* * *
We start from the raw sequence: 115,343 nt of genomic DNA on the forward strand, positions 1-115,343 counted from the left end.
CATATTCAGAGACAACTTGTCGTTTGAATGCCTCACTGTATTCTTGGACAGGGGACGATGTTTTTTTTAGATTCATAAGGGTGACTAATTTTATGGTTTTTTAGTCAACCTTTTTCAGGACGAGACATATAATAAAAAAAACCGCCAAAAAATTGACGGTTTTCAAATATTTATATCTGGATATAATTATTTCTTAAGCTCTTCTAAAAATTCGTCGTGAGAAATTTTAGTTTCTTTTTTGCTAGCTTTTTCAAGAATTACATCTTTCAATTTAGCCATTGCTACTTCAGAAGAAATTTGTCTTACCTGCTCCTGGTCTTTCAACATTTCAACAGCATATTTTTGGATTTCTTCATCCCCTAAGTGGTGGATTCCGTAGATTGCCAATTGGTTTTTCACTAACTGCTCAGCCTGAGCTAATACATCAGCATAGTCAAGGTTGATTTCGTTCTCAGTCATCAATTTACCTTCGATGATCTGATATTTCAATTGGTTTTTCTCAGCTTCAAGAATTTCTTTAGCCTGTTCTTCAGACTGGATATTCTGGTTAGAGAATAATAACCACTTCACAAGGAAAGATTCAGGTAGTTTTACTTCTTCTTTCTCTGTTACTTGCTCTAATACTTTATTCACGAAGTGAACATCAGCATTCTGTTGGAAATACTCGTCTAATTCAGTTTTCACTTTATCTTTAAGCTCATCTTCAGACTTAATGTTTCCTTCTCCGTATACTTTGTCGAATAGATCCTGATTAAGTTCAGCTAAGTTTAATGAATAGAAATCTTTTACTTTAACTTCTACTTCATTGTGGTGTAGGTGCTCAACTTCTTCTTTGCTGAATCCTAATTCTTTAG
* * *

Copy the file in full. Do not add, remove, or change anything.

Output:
We start from the raw sequence: 115,343 nt of genomic DNA on the forward strand, positions 1-115,343 counted from the left end.
CATATTCAGAGACAACTTGTCGTTTGAATGCCTCACTGTATTCTTGGACAGGGGACGATGTTTTTTTTAGATTCATAAGGGTGACTAATTTTATGGTTTTTTAGTCAACCTTTTTCAGGACGAGACATATAATAAAAAAAACCGCCAAAAAATTGACGGTTTTCAAATATTTATATCTGGATATAATTATTTCTTAAGCTCTTCTAAAAATTCGTCGTGAGAAATTTTAGTTTCTTTTTTGCTAGCTTTTTCAAGAATTACATCTTTCAATTTAGCCATTGCTACTTCAGAAGAAATTTGTCTTACCTGCTCCTGGTCTTTCAACATTTCAACAGCATATTTTTGGATTTCTTCATCCCCTAAGTGGTGGATTCCGTAGATTGCCAATTGGTTTTTCACTAACTGCTCAGCCTGAGCTAATACATCAGCATAGTCAAGGTTGATTTCGTTCTCAGTCATCAATTTACCTTCGATGATCTGATATTTCAATTGGTTTTTCTCAGCTTCAAGAATTTCTTTAGCCTGTTCTTCAGACTGGATATTCTGGTTAGAGAATAATAACCACTTCACAAGGAAAGATTCAGGTAGTTTTACTTCTTCTTTCTCTGTTACTTGCTCTAATACTTTATTCACGAAGTGAACATCAGCATTCTGTTGGAAATACTCGTCTAATTCAGTTTTCACTTTATCTTTAAGCTCATCTTCAGACTTAATGTTTCCTTCTCCGTATACTTTGTCGAATAGATCCTGATTAAGTTCAGCTAAGTTTAATGAATAGAAATCTTTTACTTTAACTTCTACTTCATTGTGGTGTAGGTGCTCAACTTCTTCTTTGCTGAATCCTAATTCTTTAG